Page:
Electronically Serving Monterey Park, Alhambra, San Gabriel, & Rosemead



Assembly Privacy Committee Convenes First informational hearing on the California consumer privacy act of 2018

On February 21 State legislators, key academics, industry experts, government liaisons, and consumer representatives convened on Wednesday for an informational hearing of the California Consumer Privacy Act of 2018 (CCPA). Members of the committee heard from numerous stakeholders on ways to refine the law – ranging from suggestions on how to further clarify and address perceived workability issues from a business standpoint, to suggestions on how to strengthen the law from a consumer and privacy protections standpoint.

“The purpose of the hearing was to make sure there is a strong understanding of the rights and protections that we won for Californians last year, and the obligations that the CCPA imposes for businesses,” said Assemblymember Ed Chau (D-Monterey Park). “Once we have done that, it is just as critical that we continue our work to ensure that the law is refined, and true to our intent, so that the privacy protections we fought for are accessible for consumers, and that businesses are able to carry out the law in practice.”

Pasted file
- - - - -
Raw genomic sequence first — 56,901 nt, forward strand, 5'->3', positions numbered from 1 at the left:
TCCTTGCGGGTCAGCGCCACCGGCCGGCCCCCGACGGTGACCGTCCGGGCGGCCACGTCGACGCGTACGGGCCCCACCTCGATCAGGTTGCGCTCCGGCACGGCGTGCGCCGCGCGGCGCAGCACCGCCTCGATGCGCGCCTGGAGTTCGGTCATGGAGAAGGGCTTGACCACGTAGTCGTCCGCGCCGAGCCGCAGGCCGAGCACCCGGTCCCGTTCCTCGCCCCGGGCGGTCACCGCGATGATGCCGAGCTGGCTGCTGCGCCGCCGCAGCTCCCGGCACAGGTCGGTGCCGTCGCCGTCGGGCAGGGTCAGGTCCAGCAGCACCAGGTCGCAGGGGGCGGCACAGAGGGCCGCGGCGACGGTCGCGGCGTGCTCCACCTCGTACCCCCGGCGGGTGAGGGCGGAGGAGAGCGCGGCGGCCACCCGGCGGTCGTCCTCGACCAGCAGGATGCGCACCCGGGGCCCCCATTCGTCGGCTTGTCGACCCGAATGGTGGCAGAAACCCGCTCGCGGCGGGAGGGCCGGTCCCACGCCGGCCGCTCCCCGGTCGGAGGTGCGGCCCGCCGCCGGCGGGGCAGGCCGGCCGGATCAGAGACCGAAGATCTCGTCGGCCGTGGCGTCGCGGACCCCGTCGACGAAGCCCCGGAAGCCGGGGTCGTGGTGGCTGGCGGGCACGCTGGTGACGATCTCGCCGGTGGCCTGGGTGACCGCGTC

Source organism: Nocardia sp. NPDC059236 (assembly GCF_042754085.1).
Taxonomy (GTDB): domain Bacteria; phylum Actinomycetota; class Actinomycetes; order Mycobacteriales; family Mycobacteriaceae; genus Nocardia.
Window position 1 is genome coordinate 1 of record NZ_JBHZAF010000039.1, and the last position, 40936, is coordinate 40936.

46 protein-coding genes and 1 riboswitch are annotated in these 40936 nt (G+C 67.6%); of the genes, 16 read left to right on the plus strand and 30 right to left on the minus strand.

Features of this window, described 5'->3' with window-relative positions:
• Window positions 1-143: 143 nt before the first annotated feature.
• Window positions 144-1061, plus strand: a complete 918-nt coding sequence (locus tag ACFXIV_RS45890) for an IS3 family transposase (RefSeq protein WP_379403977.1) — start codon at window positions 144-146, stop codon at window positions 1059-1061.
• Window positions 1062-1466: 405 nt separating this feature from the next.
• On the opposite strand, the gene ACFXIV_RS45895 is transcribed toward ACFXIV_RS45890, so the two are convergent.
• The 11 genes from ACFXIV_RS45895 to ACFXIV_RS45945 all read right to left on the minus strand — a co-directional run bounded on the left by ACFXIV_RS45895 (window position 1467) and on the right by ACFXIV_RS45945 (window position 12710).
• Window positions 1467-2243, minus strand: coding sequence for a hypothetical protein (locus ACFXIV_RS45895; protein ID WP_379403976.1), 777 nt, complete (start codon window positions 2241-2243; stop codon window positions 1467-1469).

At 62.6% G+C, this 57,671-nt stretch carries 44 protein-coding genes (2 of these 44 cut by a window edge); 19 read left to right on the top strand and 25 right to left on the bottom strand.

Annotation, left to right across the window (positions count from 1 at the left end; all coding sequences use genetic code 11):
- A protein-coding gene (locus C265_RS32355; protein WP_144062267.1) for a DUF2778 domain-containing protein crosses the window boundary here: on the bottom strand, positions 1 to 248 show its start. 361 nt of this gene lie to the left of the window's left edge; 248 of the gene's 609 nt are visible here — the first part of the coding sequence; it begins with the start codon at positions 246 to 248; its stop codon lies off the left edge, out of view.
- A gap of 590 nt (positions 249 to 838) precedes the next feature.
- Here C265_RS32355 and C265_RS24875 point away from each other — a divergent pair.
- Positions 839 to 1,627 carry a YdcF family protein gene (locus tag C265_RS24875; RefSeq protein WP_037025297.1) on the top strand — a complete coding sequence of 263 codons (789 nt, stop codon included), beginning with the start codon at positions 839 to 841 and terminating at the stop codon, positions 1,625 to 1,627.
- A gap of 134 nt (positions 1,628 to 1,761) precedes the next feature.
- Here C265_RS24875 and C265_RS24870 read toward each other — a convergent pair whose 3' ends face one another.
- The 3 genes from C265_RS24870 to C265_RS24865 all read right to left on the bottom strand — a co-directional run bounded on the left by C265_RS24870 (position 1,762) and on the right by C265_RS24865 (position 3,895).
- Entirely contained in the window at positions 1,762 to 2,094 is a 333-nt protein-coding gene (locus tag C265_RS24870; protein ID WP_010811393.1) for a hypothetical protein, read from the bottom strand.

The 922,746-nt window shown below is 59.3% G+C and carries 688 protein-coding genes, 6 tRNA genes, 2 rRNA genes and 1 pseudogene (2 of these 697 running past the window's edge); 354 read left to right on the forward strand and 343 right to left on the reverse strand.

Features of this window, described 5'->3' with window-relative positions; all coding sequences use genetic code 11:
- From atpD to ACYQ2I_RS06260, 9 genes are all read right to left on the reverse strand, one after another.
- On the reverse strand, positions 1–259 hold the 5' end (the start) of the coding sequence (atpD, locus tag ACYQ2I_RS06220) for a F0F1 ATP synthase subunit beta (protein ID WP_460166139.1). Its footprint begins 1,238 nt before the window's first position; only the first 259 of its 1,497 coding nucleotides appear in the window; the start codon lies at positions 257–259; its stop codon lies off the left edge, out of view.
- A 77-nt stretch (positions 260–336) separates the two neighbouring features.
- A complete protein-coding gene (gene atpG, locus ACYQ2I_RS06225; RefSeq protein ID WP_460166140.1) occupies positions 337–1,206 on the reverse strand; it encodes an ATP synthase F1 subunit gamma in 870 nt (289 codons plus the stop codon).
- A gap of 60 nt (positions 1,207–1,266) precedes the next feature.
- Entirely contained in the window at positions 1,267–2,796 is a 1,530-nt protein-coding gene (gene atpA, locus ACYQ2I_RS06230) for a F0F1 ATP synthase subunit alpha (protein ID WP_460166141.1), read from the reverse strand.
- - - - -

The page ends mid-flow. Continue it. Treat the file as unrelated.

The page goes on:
Last year in California, the Legislature took on the historic task of enacting the most comprehensive privacy rights law in the nation. Beginning in 2020, the CCPA gives consumers the right to request from a business the personal information it collects or sells about them, its purpose for doing so, and with whom the personal information is shared. Consumers will also have the right, with limited exceptions, to request that a business delete any personal information collected from them. It gives consumers the right to “opt-out” of the sale of their personal information, while requiring “opt-in” consent to sell the personal information of minors up to 16 years of age. Finally, it prohibits businesses from discriminating against a consumer for exercising these rights. Since the passage of the CCPA, the conversations have focused on clean up and enforcement efforts. Today’s hearing was a recognition of the fact that there is more work to be done.

“Obviously, it is my hope that folks will not seek to erode the important rights that Californians now have in the name of ‘clean up’ or ‘clarity,’” said Assemblymember Chau.  “We must safeguard those rights and I will look to members of this committee to join me in that effort by working together and diligently towards workable solutions.”